Eventually, the place was more presentable, our sleeping quarters established and our groceries cooling in the roaring refrigerator.  We closed it up and went down the road after our son on his bike to have a barbeque with my parents at their summer trailer.  They seemed heated up about how many burgers to fry and how quickly the meal should come together, too, so I was gladdened when I heard my son exclaiming over smoke bombs and noisemakers and the fun of lighting them himself (under his grandfather's supervision, of course).  After all, we purposefully came to visit from Sweden so we could enjoy celebrating our beloved country's independence day!

After dinner and more small fireworks, we threw the bike in the back of the rig and drove up the mountain maybe a mile to watch an early display of professional fireworks over the lake.  We had never viewed them from this vantage point, so we enjoyed the anticipation until the engine began to overheat again.  Fortunately, we were soon parked and forgetting all about our troubles as we watched the sparkling reds, whites and blues stringing through the sky, reflected in the water below.  To my great relief, the show only lasted about twenty minutes, that spot shared with only a few other people--just perfect for a tired, grumpy ol' gal.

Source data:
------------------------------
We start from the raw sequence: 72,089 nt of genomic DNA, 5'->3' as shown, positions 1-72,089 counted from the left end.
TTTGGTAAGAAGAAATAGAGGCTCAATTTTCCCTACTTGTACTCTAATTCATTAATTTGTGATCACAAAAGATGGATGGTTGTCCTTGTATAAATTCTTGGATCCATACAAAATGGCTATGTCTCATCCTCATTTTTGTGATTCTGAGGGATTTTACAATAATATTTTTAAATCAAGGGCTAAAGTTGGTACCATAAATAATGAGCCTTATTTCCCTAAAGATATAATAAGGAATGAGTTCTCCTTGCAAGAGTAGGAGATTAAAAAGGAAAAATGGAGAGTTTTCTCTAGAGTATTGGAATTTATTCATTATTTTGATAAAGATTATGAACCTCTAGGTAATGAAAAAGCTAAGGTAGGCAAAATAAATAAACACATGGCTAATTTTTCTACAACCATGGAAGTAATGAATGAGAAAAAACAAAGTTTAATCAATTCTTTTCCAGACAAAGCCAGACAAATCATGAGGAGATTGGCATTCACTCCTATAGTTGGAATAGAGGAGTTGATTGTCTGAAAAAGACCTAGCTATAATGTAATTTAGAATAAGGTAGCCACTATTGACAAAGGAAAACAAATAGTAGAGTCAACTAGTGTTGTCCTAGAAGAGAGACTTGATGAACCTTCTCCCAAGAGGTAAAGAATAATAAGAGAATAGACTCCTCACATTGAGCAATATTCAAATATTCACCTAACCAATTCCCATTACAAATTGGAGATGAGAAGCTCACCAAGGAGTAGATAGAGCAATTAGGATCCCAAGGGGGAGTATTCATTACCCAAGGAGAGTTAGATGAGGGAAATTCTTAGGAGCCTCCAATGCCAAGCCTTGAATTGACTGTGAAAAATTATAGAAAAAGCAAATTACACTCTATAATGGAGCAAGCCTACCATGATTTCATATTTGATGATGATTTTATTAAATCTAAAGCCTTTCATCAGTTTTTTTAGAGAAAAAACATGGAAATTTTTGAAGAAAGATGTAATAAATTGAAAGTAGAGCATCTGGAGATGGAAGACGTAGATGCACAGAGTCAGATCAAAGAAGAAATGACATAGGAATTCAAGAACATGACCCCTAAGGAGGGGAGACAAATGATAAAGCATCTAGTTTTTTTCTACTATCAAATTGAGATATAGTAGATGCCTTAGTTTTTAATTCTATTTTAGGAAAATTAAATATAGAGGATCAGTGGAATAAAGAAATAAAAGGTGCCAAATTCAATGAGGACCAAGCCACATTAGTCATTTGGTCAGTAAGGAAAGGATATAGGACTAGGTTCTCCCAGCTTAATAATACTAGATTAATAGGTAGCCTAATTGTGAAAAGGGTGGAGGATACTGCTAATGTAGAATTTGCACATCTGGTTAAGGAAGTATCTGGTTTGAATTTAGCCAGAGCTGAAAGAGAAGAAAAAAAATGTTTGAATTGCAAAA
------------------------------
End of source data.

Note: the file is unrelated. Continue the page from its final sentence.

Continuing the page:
Back at the cabin, we wriggled into our sleeping bags, mine a leftover from someones childhood and not wide enough to go completely around me, hoping for warmth and sleep, even as the sound of illegal fireworks felt like cannon balls coming through the slanted roof close over our beds. I shivered, cringed and jumped like a frightened dog for hours before I finally fell asleep.

Five hours later, in the alarming stillness of morning, I could sleep no more.  I slipped reluctantly out of bed and padded to the sliding glass windows, overlooking the main road and, in the distance, the lake.  There before my eyes the tall pines silhouetted against a deep pink sky.  The lake shimmered like roses and diamonds.

Then I knew exactly why my friend had put us in this cabin.  I felt a smile of gratefulness and a bit of shame.  Too bad it had taken me so long to find the gems among the seeming discomforts!  I watched the beauty fade into an indecipherable pinkish white before crawling back into my sleeping bag and falling soundly back to sleep.  When I awoke, my husband was already making a hearty breakfast and my son was reading comic books on the couch.